Movie Review: Splice (2010)

Delphine Chaneac and Sarah Polley in Splice
Photo: Warner Bros.

Buzz for Vincenzo Natali’s genetic sci-fi thriller Splice ramped up after its debut at the 2010 Sundance Film Festival. It was snatched up by Warner Bros. and given a meaty summer release date so who wouldn’t expect it to be as excellent as the hype was insinuating? At the very least it had to be more than just counter-programming against Universal’s Get Him to the Greek… Right?

Sorry, Splice is one-half of an interesting sci-fi feature and one-half of an outlandish winged-creature sex romp. Perhaps the title of the film is more literal than I took it to be, because Splice is cut straight down the middle to the point the first half takes itself way too seriously considering where the second half dares go. Had this been conceived as a tongue-in-cheek B-movie from the outset I could have held on for the duration, but I can only make so many exceptions for one film.

Starring Adrien Brody and Sarah Polley as genetic engineers Clive and Elsa, the film begins as they have managed to create a whole new species capable of producing a new protein their corporate backers see as a major paycheck once they can synthesize and patent it. Of course, this takes priority over future DNA trickery, which causes Clive and Elsa to go rouge in an effort to move from strictly animal DNA to adding human DNA to the equation. As Elsa’s character says, and is obviously the magic phrase of the film, “What’s the worst that could happen?” To answer that question, you could create a scientific anomaly that tests the bounds of human morality as well as your career as a scientist and learn to love it as your unexplored mommy issues rise to the surface, but I’m just spit-balling here.

Morality plays a major role in the first half of the film, and even got someone like me who is in favor of embryonic stem cell research to second guess myself, but it quickly loses its relevance as Natali’s screenplay, co-written with Antoinette Terry Bryant and Doug Taylor, abandons all intelligence in favor of downright stupidity. The moral issue was already in play and Splice just continues to pile on before overstaying its welcome and devolving into the absurd.

Several times I had to say to myself, Okay, that just happened, and it was dumb, but let’s see where they take it. So many scenes in Splice are necessary just to make up for the stupidity of the scene that came before them, about 15 minutes of its running time could have been excised had the characters made smarter decisions. Clive and Elsa are gene-splicing masterminds and yet they’re surprised when their human-bird-cow-frog-lizard-thing becomes more than they can handle and then becomes something Clive prefers to “handle” a little too much.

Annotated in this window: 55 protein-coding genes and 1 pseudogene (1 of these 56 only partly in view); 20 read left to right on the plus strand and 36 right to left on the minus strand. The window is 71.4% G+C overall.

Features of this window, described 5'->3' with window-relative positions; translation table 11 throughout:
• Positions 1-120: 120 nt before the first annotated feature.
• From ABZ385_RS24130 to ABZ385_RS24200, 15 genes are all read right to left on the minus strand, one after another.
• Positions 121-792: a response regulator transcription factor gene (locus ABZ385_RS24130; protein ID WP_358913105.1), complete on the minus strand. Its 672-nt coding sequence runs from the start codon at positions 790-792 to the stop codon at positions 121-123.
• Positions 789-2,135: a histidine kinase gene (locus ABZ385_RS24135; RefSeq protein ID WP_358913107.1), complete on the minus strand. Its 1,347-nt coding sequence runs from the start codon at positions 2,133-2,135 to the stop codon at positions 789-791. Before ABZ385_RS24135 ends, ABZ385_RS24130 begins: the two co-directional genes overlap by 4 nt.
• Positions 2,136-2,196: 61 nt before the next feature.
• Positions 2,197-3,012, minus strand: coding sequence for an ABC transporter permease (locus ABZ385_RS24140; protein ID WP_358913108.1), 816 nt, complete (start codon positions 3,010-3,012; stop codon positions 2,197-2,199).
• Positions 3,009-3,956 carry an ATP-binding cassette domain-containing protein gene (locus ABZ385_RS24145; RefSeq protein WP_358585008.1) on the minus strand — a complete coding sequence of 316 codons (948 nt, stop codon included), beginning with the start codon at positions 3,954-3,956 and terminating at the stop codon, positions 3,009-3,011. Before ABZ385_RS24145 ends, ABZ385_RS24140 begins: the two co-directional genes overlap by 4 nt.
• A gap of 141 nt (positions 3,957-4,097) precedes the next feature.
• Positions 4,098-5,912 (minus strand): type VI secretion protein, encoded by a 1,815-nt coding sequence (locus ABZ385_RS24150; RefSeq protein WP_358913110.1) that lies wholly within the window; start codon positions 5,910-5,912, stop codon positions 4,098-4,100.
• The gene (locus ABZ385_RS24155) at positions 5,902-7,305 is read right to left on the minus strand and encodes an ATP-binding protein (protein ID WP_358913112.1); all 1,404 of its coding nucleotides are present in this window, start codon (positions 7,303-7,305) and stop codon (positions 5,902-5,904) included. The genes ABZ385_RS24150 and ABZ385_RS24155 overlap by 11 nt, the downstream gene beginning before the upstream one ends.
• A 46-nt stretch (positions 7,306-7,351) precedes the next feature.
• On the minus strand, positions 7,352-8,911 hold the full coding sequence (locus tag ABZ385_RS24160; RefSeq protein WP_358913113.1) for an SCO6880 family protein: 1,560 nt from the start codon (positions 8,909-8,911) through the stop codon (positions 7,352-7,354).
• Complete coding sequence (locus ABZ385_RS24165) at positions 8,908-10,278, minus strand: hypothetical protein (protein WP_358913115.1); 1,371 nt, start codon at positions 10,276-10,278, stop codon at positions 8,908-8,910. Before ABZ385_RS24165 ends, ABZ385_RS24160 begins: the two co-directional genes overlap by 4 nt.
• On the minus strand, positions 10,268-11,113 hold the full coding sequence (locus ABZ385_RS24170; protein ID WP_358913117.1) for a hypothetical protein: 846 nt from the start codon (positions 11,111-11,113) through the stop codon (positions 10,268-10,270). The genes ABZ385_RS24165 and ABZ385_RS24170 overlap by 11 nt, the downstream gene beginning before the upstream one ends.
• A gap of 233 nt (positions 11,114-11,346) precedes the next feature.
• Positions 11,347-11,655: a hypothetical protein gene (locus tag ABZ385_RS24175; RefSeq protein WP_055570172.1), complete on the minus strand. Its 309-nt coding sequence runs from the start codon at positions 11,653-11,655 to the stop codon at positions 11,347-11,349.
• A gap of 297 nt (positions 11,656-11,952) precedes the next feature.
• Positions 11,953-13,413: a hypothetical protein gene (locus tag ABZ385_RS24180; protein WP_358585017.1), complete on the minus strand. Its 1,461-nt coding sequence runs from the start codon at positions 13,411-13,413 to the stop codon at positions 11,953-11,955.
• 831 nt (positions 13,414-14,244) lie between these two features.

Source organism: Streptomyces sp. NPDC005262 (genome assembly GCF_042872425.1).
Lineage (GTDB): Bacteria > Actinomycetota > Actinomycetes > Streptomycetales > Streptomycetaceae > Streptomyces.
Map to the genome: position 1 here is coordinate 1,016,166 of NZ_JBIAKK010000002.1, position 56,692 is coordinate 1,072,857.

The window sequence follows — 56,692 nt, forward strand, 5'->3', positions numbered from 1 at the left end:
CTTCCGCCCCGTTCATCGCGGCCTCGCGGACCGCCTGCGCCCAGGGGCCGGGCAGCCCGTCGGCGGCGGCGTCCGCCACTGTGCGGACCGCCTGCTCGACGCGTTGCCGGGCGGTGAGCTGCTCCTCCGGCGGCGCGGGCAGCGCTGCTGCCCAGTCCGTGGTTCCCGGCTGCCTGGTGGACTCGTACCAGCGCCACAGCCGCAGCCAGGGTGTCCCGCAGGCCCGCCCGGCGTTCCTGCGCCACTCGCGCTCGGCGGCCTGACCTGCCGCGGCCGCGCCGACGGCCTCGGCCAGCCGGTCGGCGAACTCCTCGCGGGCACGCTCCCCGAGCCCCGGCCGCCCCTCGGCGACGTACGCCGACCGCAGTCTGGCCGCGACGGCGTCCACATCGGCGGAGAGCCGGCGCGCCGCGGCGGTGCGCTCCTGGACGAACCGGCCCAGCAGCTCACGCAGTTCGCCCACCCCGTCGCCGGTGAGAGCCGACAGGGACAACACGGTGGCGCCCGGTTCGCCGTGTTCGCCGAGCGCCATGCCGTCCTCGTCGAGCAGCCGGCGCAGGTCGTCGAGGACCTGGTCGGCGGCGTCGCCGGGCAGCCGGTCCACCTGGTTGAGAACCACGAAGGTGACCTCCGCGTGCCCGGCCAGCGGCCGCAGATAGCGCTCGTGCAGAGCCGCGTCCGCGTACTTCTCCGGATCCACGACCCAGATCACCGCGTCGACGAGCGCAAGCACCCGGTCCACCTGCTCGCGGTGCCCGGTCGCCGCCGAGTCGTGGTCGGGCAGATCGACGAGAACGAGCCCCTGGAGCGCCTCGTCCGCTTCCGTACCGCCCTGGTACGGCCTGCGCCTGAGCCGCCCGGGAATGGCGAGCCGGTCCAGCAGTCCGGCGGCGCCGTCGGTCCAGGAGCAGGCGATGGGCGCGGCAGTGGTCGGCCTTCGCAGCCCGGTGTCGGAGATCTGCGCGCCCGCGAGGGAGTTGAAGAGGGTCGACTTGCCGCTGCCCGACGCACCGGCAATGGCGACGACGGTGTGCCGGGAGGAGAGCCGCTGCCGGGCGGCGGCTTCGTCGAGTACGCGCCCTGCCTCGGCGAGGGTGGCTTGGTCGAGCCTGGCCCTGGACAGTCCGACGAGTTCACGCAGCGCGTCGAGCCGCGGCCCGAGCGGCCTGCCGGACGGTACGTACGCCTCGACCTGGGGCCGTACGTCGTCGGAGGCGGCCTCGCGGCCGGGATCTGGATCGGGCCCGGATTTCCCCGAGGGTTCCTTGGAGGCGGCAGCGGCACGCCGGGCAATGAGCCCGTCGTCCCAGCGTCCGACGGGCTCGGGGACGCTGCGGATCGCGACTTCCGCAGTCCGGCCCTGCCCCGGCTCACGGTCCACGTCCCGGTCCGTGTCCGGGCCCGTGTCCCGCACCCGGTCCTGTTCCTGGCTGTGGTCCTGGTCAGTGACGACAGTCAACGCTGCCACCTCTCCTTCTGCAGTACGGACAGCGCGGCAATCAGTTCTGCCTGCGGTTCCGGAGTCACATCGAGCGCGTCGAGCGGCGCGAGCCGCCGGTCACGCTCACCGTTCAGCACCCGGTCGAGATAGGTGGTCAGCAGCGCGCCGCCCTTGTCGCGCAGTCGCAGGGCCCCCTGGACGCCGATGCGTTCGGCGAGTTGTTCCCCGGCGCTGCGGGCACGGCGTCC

There’s a point midway through Splice‘s second half I was ready to accept the silly turn the film had taken. I thought for sure what was coming next was the prelude to the certain sequel that will be spawned from this feature, but instead it was just another bump in the narrative. It was at this point I joined the rest of my screening audience and laughed my way through the final 20 minutes or so, and believe me this audience was laughing hard as one man leaving the theater could be heard saying, “Well, I guess we know what one of the worst films of the summer is.”

Brody’s performance as Clive was as reliable as we’ve come to expect from the Oscar winner, but Polley did nothing for me, oftentimes it felt as if she had learned her lines only minutes before filming each scene. The only real stand-out in Splice are the makeup and visual effects. Having Greg Nicotero along in the makeup department certainly helps as Delphine Chaneac playing Clive and Elsa’s aberration, which they name Dren, did well in a muted role. The CG is very good early on though it tends to gets worse as the film moves along and Dren gets older and begins showing signs of additional physical developments.

Trailers paint this film as a stand-out horror. Early reviews called it “creepy” and “mortifyingly fascinating”. None of this is the case. This is a Frankenstein meets the beauty queen version of Jeepers Creepers and it’s simply two styles of storytelling that don’t belong together. Don’t get me wrong, there is an interesting moral dilemma at the heart of this film and it’s the plotline you want to explore, but when Natali turns it into something else it’s almost as if someone changed the channel and you find yourself watching a complete different movie with the same characters, but instead of being genius level scientists they are grade-A morons.